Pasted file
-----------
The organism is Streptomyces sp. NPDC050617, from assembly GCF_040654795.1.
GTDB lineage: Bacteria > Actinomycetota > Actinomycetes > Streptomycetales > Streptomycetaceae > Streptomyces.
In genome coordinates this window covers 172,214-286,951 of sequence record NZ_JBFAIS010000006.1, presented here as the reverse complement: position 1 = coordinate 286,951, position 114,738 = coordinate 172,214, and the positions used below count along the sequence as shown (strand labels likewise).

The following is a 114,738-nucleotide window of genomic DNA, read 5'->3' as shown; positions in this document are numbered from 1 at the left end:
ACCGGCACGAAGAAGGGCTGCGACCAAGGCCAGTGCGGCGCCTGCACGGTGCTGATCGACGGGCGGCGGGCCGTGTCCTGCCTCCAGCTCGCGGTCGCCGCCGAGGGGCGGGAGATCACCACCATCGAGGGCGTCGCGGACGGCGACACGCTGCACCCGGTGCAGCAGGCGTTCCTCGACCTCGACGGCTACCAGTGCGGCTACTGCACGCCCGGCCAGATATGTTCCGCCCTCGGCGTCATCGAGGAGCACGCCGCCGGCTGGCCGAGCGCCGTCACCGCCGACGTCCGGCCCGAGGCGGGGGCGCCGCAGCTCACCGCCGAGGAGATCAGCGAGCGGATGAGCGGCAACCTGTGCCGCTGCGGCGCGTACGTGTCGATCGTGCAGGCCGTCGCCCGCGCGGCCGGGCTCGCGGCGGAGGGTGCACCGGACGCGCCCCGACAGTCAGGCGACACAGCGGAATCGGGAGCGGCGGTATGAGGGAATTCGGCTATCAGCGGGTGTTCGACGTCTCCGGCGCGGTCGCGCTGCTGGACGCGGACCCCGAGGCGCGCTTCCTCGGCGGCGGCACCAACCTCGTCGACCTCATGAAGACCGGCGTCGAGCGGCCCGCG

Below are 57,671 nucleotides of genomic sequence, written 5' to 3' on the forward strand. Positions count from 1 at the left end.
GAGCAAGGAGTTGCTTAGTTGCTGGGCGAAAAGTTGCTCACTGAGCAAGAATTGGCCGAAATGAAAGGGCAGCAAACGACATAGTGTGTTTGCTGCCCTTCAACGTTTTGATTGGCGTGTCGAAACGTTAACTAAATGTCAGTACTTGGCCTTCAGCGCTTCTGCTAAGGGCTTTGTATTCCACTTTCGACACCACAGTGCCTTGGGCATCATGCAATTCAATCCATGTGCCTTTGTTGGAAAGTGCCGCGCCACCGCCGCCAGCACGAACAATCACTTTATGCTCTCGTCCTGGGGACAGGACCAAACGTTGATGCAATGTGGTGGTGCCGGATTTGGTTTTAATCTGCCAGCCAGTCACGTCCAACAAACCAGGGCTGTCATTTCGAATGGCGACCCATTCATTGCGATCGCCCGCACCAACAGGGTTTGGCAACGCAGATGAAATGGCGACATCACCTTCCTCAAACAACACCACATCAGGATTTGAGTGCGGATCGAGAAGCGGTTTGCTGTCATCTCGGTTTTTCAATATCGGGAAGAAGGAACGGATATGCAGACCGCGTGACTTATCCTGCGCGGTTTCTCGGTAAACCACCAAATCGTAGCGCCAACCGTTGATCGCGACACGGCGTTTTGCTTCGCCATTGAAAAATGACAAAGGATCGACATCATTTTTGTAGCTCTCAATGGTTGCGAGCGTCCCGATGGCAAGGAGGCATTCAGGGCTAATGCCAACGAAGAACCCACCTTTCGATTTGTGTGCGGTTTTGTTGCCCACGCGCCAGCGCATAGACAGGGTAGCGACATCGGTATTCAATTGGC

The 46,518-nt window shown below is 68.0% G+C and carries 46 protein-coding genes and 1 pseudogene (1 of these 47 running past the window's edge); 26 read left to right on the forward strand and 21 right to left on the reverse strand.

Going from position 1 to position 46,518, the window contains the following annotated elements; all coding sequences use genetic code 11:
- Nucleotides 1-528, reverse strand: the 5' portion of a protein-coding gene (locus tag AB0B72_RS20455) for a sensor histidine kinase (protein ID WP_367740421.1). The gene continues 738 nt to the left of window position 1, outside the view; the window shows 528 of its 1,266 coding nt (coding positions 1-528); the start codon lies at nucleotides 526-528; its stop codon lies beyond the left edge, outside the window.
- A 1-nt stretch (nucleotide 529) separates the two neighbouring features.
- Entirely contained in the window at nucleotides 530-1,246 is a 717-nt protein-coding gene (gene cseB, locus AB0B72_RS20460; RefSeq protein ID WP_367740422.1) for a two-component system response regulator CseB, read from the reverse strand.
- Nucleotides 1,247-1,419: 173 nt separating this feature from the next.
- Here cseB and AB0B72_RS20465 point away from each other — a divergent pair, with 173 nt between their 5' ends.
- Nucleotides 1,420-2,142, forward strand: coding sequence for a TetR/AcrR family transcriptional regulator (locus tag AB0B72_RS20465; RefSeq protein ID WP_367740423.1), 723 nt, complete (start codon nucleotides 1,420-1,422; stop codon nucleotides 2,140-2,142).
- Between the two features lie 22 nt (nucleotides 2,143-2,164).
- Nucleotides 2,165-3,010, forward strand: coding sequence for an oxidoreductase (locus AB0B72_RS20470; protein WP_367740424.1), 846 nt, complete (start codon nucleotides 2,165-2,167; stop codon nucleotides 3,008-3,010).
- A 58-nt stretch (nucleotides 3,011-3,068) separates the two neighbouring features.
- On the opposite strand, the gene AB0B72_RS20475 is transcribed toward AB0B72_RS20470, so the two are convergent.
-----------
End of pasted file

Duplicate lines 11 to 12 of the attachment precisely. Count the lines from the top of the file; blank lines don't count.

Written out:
- A 1-nt stretch (nucleotide 529) separates the two neighbouring features.
- Entirely contained in the window at nucleotides 530-1,246 is a 717-nt protein-coding gene (gene cseB, locus AB0B72_RS20460; RefSeq protein ID WP_367740422.1) for a two-component system response regulator CseB, read from the reverse strand.